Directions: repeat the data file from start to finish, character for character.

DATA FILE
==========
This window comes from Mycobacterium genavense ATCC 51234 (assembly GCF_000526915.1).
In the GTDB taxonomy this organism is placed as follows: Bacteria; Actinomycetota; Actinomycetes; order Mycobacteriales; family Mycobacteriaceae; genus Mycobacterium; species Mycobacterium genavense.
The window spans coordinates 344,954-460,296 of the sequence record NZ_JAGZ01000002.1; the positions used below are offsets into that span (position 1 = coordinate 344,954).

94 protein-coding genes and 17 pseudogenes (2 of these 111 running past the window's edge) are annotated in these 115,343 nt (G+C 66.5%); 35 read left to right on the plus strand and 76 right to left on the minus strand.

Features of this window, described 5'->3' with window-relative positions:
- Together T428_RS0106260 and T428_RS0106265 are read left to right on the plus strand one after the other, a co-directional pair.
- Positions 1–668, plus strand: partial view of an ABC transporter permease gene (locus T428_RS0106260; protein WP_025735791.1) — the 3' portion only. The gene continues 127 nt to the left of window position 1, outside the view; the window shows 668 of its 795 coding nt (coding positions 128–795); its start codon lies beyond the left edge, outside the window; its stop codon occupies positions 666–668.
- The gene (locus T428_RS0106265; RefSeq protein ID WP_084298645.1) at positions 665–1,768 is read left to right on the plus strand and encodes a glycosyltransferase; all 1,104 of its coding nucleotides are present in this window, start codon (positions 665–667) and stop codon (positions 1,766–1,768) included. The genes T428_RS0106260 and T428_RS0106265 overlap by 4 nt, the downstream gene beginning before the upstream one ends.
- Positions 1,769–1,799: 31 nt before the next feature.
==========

This window comes from Mycobacterium genavense ATCC 51234 (assembly GCF_000526915.1).
In the GTDB taxonomy this organism is placed as follows: Bacteria; Actinomycetota; Actinomycetes; order Mycobacteriales; family Mycobacteriaceae; genus Mycobacterium; species Mycobacterium genavense.
The window spans coordinates 344,954-460,296 of the sequence record NZ_JAGZ01000002.1; the positions used below are offsets into that span (position 1 = coordinate 344,954).

94 protein-coding genes and 17 pseudogenes (2 of these 111 running past the window's edge) are annotated in these 115,343 nt (G+C 66.5%); 35 read left to right on the plus strand and 76 right to left on the minus strand.

Features of this window, described 5'->3' with window-relative positions:
- Together T428_RS0106260 and T428_RS0106265 are read left to right on the plus strand one after the other, a co-directional pair.
- Positions 1–668, plus strand: partial view of an ABC transporter permease gene (locus T428_RS0106260; protein WP_025735791.1) — the 3' portion only. The gene continues 127 nt to the left of window position 1, outside the view; the window shows 668 of its 795 coding nt (coding positions 128–795); its start codon lies beyond the left edge, outside the window; its stop codon occupies positions 666–668.
- The gene (locus T428_RS0106265; RefSeq protein ID WP_084298645.1) at positions 665–1,768 is read left to right on the plus strand and encodes a glycosyltransferase; all 1,104 of its coding nucleotides are present in this window, start codon (positions 665–667) and stop codon (positions 1,766–1,768) included. The genes T428_RS0106260 and T428_RS0106265 overlap by 4 nt, the downstream gene beginning before the upstream one ends.
- Positions 1,769–1,799: 31 nt before the next feature.